July 2021

The Nation Reviewed

Planetary defence

By Kieran Pender
A court ruling that the environment minister owes children a duty of care to prevent climate harm has far-reaching implications

One Sunday in August, 93 years ago, May Donoghue was enjoying an ice-cream float at a cafe in Paisley, Scotland. But when her companion poured more ginger beer into the float, a decomposed snail fell from the bottle. Donoghue fell ill. That incident would become immortalised in legal history – Donoghue sued the ginger beer manufacturer, David Stevenson, and the law of negligence was born. In an iconic judgement from Britain’s House of Lords, Brisbane-born judge Lord James Atkin declared: “The rule that you are to love your neighbour becomes in law, you must not injure your neighbour.”

In late May this year, as Melbourne was heading into another lockdown, Donoghue v. Stevenson provided the backdrop to the most significant climate case yet decided in Australia. From a courtroom on William Street, grey-haired Federal Court justice Mordecai “Mordy” Bromberg delivered a brief summary of his 161-page, 70,000-word decision in Sharma v. Minister for the Environment. His ruling sought to answer an increasingly pressing question: what relevance does the Donoghue snail have in the climate change era?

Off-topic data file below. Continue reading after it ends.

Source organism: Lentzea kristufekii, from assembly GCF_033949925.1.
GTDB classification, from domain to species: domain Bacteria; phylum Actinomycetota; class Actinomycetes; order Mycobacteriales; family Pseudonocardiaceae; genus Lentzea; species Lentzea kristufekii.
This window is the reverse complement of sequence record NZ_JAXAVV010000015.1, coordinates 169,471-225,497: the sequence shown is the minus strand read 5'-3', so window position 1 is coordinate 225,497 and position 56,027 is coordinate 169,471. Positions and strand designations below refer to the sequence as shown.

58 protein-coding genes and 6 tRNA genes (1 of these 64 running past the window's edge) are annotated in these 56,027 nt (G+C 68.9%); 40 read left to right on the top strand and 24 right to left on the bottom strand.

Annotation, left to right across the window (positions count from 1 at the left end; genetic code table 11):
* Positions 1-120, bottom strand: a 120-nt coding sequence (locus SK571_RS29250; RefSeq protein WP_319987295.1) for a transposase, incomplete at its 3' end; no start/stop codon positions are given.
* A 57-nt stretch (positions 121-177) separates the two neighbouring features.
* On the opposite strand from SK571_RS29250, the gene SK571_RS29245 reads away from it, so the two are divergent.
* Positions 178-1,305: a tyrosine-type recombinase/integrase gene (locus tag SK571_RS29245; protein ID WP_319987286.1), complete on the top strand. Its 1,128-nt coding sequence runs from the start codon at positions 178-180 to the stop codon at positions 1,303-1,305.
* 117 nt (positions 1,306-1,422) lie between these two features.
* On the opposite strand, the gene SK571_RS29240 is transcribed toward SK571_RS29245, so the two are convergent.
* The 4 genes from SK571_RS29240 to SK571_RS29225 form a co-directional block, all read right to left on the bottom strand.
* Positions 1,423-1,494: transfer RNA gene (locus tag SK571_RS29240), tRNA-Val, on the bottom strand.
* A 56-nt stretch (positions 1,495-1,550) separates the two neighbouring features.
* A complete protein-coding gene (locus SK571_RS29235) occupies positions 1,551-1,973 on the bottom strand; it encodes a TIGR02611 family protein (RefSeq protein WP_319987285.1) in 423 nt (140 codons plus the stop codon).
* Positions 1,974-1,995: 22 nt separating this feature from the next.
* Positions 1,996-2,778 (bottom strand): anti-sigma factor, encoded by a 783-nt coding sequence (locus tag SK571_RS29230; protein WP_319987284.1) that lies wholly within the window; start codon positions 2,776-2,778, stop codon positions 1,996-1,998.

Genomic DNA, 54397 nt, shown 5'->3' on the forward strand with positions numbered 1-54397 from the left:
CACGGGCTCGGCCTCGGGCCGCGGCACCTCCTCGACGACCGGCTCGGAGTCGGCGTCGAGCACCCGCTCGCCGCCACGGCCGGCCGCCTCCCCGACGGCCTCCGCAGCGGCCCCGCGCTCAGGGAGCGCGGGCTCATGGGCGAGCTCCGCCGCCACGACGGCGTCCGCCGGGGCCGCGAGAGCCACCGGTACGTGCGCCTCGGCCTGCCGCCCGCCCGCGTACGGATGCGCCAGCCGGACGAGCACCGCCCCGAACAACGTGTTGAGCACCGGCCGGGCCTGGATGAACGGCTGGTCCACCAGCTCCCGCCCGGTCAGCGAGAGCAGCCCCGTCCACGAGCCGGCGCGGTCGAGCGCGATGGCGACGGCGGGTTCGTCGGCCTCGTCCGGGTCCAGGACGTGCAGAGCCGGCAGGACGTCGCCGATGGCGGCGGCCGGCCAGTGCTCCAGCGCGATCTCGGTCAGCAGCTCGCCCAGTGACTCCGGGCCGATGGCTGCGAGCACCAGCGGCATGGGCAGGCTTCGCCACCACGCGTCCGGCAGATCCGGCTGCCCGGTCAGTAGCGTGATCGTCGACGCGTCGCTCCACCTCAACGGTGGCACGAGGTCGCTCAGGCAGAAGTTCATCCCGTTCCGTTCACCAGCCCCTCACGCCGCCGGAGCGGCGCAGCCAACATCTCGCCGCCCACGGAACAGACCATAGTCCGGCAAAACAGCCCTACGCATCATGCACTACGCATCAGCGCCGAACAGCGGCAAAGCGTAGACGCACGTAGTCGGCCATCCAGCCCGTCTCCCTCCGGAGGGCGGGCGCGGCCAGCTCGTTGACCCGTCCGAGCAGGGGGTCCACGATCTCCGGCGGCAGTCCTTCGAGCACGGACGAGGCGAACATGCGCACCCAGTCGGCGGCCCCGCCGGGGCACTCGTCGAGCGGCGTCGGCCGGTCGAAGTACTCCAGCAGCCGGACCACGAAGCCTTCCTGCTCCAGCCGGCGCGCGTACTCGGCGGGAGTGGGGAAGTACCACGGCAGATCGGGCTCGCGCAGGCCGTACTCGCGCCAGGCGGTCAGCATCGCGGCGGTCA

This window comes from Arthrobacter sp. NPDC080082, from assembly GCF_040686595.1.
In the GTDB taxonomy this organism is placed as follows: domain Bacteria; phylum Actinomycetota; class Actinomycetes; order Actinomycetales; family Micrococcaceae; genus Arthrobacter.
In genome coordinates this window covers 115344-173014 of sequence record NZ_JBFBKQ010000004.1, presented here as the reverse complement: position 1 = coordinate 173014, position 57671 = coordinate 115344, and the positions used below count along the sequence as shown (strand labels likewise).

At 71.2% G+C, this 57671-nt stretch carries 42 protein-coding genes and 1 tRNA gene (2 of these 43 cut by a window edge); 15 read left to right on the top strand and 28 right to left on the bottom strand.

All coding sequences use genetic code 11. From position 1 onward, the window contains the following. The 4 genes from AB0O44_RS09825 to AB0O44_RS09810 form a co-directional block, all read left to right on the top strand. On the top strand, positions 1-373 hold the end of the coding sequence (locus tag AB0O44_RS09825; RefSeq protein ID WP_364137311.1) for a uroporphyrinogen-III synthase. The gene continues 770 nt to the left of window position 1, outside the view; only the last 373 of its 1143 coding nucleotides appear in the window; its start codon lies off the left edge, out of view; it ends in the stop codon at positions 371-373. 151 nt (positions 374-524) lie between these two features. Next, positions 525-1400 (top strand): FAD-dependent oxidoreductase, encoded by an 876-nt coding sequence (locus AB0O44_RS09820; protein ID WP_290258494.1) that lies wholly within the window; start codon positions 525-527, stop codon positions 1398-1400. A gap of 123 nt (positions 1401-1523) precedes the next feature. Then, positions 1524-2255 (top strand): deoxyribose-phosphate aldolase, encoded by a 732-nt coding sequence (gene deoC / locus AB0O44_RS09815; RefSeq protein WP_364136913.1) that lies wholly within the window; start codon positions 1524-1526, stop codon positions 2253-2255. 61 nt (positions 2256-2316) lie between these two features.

With his glasses balanced on the tip of his nose, Bromberg noted the unchallenged climate science that the plaintiffs, eight Australian teenagers and their litigation guardian, Sister Brigid Arthur, had put before him. They had done so in an attempt to prevent the federal environment minister, Sussan Ley, from approving an extension of the Vickery coalmine, in north-west New South Wales between Gunnedah and Narrabri. An expanded Vickery mine would ultimately put an additional 100 million tonnes of carbon dioxide into the atmosphere.

Speaking to the handful of masked lawyers and barristers in front of him, and to the world via a livestream, Bromberg made a number of uncontroversial observations about the law of negligence. He paused momentarily, took a breath, and then in one sentence fundamentally reshaped Australia’s climate law paradigm. “Having weighed and balanced those considerations, the court is satisfied that a duty of care should be recognised,” Bromberg said solemnly.